Mr. Sato gets creative with Lawson 100 Store’s new Rice Buns.

When you’re feeling hungry in Japan, you can always count on the onigiri (rice ball) rack at the convenience store to solve your problem. So when our ace reporter Mr. Sato felt his stomach start to rumble, he turned his steps towards the nearest Lawson Store 100, the sub-branch of Lawson where almost everything is priced at just 100 yen (US$0.75).

But on this day, Mr. Sato didn’t pick out a rice ball filled with salmon, bonito, or any of the other standard onigiri fillings. No, instead he spent his 100 yen on Lawson Store 100’s newest creation, an onigiri filled with…nothing at all.

Lawson Store 100 calls them “Rice Buns,” and they’re similar to shio musubi, rice balls with no filling that are sprinkled with salt. But whereas a shio musubi is a single solid ball of rice, Rice Buns come two to a pack, with a thin sheet of plastic sandwiched in the middle.

You’re not supposed to eat the sheet, of course. It’s there to keep the two discs of rice from sticking to each other, so that you can separate them without any unwanted clumping or tearing.

Once you’ve taken your Rice Buns apart, you can add whatever kind of filling you want, then put the whole thing together for a customized onigiri to perfectly satisfy your specific cravings.

▼ Lawson Store 100 does have onigiri that are pre-packed with fillings, but the Rice Buns give you a greater quantity of rice.

With his filling options wide open, it didn’t take long for Mr. Sato to decide what he wanted to do. Recently, a lot of convenience stores collaborate with restaurant chains, confectioners, and other food companies to create store-exclusive items, but one thing you never see is one convenience store collaborating with a rival chain. But that’s exactly the kind of onigiri Mr. Sato wanted to create, so he scurried off to 7-Eleven and came back with three things the Lawson competitor to put inside his Rice Buns.

First up: a piece of 7-Eleven’s Nanachiki fried chicken. 7-Eleven cooks these up in-store, and since karaage (Japanese-style fried chicken) onigiri are a thing, Mr. Sato had high hopes for this combination.

▼ He also made sure to shout “Gattai!” (“Combine!”) as he put it together, like it was a combining anime robot.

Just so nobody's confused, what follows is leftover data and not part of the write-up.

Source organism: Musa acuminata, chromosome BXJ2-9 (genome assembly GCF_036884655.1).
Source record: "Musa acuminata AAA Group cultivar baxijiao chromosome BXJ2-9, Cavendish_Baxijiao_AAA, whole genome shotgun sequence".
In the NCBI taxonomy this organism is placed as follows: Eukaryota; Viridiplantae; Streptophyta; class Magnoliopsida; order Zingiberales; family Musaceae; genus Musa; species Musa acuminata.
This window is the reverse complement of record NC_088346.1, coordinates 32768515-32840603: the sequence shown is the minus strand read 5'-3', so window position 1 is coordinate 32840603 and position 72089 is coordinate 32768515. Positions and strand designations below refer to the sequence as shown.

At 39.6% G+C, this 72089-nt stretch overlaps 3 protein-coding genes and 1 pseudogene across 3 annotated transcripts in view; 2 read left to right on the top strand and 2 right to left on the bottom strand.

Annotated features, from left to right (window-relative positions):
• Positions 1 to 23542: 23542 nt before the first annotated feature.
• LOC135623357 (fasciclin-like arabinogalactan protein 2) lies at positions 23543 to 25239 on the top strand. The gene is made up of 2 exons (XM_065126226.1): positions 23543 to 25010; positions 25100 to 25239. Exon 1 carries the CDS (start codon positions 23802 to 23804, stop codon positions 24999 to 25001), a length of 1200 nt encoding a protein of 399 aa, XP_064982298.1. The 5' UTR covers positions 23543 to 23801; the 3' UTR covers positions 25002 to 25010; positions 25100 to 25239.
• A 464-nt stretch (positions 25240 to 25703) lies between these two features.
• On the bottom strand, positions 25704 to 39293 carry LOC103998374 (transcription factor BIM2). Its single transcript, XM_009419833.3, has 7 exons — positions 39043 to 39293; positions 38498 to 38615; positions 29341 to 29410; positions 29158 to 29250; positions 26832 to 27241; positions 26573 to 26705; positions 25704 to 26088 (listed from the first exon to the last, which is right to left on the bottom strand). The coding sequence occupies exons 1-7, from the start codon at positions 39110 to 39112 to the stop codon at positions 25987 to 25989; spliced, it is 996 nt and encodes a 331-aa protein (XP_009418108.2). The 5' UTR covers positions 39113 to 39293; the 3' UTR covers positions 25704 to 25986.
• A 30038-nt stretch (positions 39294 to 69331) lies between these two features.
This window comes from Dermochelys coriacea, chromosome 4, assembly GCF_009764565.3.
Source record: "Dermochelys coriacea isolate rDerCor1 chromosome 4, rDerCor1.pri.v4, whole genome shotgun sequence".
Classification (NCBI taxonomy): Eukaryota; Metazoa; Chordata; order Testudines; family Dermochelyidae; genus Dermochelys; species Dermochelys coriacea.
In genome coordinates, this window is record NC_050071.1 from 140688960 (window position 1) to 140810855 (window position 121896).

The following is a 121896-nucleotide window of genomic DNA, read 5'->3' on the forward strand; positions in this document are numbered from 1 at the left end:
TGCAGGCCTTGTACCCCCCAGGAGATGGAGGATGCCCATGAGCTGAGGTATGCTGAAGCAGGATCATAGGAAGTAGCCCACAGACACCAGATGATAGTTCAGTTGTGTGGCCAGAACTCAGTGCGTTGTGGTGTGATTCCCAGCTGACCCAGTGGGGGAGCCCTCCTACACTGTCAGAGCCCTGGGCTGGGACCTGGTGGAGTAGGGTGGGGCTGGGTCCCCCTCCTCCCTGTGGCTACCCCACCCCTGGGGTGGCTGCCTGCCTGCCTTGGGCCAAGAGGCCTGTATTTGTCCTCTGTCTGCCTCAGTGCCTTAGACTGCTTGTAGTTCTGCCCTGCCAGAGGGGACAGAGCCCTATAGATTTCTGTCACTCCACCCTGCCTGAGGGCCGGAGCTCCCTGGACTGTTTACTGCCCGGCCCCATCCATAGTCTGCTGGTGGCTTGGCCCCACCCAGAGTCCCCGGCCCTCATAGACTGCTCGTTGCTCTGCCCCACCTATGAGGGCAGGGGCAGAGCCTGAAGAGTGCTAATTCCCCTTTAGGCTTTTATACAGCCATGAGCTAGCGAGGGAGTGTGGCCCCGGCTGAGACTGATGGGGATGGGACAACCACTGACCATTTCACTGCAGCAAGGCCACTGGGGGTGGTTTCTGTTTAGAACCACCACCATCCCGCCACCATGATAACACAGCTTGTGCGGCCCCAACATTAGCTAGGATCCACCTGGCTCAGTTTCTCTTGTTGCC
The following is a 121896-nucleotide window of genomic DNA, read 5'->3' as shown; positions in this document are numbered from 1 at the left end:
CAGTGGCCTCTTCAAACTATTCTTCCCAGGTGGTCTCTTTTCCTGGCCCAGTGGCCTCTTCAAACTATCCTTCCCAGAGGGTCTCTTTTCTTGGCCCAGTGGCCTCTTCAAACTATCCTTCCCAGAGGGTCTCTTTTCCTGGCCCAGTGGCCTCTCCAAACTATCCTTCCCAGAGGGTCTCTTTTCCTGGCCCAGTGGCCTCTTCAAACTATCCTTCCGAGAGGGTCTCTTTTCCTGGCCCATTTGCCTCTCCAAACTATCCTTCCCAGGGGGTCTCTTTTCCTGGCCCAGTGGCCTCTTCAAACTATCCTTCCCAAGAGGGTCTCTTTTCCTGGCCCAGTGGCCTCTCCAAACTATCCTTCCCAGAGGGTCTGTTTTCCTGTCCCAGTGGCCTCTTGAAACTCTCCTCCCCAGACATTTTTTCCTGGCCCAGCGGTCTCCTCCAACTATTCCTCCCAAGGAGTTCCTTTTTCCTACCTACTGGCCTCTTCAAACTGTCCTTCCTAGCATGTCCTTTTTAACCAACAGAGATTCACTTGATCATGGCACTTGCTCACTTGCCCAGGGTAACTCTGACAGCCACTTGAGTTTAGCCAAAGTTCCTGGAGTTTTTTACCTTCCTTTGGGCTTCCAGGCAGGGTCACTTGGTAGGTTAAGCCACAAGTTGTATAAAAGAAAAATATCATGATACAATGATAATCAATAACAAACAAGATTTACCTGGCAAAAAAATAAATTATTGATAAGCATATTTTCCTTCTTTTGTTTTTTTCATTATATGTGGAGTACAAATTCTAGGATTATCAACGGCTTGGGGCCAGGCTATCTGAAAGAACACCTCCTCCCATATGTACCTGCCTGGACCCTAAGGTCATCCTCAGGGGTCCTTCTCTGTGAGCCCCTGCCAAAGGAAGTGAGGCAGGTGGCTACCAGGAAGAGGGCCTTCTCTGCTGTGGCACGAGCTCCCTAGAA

One thing he hadn’t counted on, though, is that Nanachiki has a bit of crispness to the outer layer of its breading. It’s totally fine when you’re eating the chicken by itself but nestled within the softer rice, it made for a bit of a discordant texture. Flavor-wise though, this was still pretty good.

Never a person with any strong compunction to follow orthodox ways of thinking, for his next onigiri filling, Mr. Sato selected a piece of salmon sushi.

With the salmon already itself sitting atop a block of sushi rice, this created a third stratum of rice for Mr. Sato’s Rice Buns onigiri. He wasn’t just adding grains, though, but another flavor, since the Rice Buns are sprinkled with salt, and the sushi rice is seasoned with vinegar. This created a carb-y complexity that his brain had a little trouble making sense of, since there was a hazy transition between the salty and sour parts of the flavor profile. Nothing tasted bad, though, so overall, this one was also tasty enough.

And last, Mr. Sato picked up a hamburger steak with demi-glace sauce. This was perhaps the combination that warranted the highest expectations, since rice is a common accompaniment for hamburger steak set meals, and, looking at it from yet another perspective, some Japanese fast food chains serve hamburgers with rice replacing bread for the buns.

And sure enough, this was the best of the bunch, even better than Mr. Sato had hoped for! Juicy, flavorful, and filling, he’d be perfectly happy having one of these not just as a snack, but as the main part of his dinner when he’s not feeling in the mood to cook.

So as weird as the idea of no-filling onigiri might initially seem, Mr. Sato thinks the concept has a lot of potential, and he just might need to do some further research combining Rice Buns with some of our staff’s favorite under-the-radar items from 7-Elevem Japan.

Photos © SoraNews24
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